Today in my Microbiology lab we set up an experiment to test the hypothesis that sulfa drugs work by competitive inhibition of an enzyme crucial for synthesis of folic acid, which is a precursor for amino acids and nucleic acids, in bacteria.
Sulfa drugs were discovered by Gerhard Dormagk, a German pathologist and bacteriologist around the time of World War II. At this time, people were dying not from the wounds they sustained during the war, but from the bacterial infection that festered in these wounds. These were the times before penicillin.
Dormagk ran structured tests to see what drug would work against these bacteria and he finally discovered these sulfa drugs- more commonly- sulfonamide or sulfanilimide.
These drugs work by competitive inhibition at the active site of the DHPS enzyme that catalyzes the formation of p-amino benzoic acid (PABA) to folic acid, which is a precursor for biosynthesis of amino acids and nucleic acids. Essentially, the drug prevents the bacteria from making folic acid and so the bacteria cannot thrive. Fortunately, humans do not make folic acid (we have to ingest it) so this drug does not affect us.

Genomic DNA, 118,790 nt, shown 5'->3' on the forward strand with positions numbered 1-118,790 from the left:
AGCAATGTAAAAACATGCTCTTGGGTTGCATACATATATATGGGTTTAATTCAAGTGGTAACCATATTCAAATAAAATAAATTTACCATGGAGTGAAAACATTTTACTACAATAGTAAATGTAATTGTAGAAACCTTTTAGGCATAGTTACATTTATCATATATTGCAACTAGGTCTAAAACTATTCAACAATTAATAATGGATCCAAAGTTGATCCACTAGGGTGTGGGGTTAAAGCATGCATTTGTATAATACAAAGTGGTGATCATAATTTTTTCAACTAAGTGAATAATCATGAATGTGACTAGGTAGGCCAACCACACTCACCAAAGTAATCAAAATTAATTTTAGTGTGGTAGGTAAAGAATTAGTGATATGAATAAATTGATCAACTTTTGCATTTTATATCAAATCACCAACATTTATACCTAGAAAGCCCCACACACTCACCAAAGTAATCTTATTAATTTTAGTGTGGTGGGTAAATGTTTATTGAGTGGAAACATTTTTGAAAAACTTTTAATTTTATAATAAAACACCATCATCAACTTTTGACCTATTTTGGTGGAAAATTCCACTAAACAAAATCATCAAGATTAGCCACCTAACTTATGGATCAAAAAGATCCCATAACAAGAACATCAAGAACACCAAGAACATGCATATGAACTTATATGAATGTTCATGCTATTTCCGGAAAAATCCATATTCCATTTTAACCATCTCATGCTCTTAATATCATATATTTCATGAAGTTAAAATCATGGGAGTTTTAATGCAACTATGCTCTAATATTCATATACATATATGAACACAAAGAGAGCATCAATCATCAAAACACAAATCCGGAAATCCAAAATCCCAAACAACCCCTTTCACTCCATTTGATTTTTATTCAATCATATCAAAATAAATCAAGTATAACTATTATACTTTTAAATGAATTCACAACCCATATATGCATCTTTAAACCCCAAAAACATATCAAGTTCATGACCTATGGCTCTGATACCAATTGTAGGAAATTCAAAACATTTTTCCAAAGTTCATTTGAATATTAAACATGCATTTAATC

Before the drug was available on the market, Dormagk's daughter became ill with strep. She was not responding to the treatment available at that time, so he decided to give this drug to her. She recovered, and this was instant proof for the viability of these drugs for widespread use.
During the war, soldiers would have pouches filled with some of this drug in powdered form. The use of sulfanilimide greatly reduced the fatalities due to bacterial infection of wounds during this time.
Eventually, when penicillin and other antibiotics were discovered, sulfa drugs began to lose favor. However, today with the prevalence of HIV/AIDS and antibiotic resistance, these drugs are beginning to make a comeback.